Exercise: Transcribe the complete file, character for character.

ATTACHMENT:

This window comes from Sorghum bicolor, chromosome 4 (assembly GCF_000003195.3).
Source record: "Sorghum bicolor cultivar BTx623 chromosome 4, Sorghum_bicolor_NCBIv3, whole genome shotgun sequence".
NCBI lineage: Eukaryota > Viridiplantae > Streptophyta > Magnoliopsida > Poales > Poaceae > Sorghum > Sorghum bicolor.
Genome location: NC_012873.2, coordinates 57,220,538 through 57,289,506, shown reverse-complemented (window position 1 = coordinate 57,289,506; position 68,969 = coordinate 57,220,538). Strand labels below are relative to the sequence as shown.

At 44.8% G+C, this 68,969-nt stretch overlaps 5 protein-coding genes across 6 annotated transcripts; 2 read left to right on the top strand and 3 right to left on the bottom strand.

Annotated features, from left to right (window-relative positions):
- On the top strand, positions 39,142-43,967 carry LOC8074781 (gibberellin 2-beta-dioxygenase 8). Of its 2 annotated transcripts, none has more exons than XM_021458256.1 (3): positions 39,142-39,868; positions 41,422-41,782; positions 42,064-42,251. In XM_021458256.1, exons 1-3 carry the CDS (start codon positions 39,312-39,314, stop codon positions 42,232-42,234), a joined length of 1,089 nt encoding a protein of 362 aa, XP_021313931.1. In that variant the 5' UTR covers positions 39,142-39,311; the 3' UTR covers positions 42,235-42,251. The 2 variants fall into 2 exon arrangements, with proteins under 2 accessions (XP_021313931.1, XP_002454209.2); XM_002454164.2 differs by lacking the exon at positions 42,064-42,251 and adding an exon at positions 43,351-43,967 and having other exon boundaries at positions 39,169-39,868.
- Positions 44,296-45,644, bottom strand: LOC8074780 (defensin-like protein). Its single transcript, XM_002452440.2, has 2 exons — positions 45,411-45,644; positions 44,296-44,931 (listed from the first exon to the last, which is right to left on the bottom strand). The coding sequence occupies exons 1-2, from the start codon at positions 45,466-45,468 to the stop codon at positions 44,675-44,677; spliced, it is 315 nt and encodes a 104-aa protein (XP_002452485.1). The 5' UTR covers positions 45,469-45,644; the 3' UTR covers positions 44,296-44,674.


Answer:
This window comes from Sorghum bicolor, chromosome 4 (assembly GCF_000003195.3).
Source record: "Sorghum bicolor cultivar BTx623 chromosome 4, Sorghum_bicolor_NCBIv3, whole genome shotgun sequence".
NCBI lineage: Eukaryota > Viridiplantae > Streptophyta > Magnoliopsida > Poales > Poaceae > Sorghum > Sorghum bicolor.
Genome location: NC_012873.2, coordinates 57,220,538 through 57,289,506, shown reverse-complemented (window position 1 = coordinate 57,289,506; position 68,969 = coordinate 57,220,538). Strand labels below are relative to the sequence as shown.

At 44.8% G+C, this 68,969-nt stretch overlaps 5 protein-coding genes across 6 annotated transcripts; 2 read left to right on the top strand and 3 right to left on the bottom strand.

Annotated features, from left to right (window-relative positions):
- On the top strand, positions 39,142-43,967 carry LOC8074781 (gibberellin 2-beta-dioxygenase 8). Of its 2 annotated transcripts, none has more exons than XM_021458256.1 (3): positions 39,142-39,868; positions 41,422-41,782; positions 42,064-42,251. In XM_021458256.1, exons 1-3 carry the CDS (start codon positions 39,312-39,314, stop codon positions 42,232-42,234), a joined length of 1,089 nt encoding a protein of 362 aa, XP_021313931.1. In that variant the 5' UTR covers positions 39,142-39,311; the 3' UTR covers positions 42,235-42,251. The 2 variants fall into 2 exon arrangements, with proteins under 2 accessions (XP_021313931.1, XP_002454209.2); XM_002454164.2 differs by lacking the exon at positions 42,064-42,251 and adding an exon at positions 43,351-43,967 and having other exon boundaries at positions 39,169-39,868.
- Positions 44,296-45,644, bottom strand: LOC8074780 (defensin-like protein). Its single transcript, XM_002452440.2, has 2 exons — positions 45,411-45,644; positions 44,296-44,931 (listed from the first exon to the last, which is right to left on the bottom strand). The coding sequence occupies exons 1-2, from the start codon at positions 45,466-45,468 to the stop codon at positions 44,675-44,677; spliced, it is 315 nt and encodes a 104-aa protein (XP_002452485.1). The 5' UTR covers positions 45,469-45,644; the 3' UTR covers positions 44,296-44,674.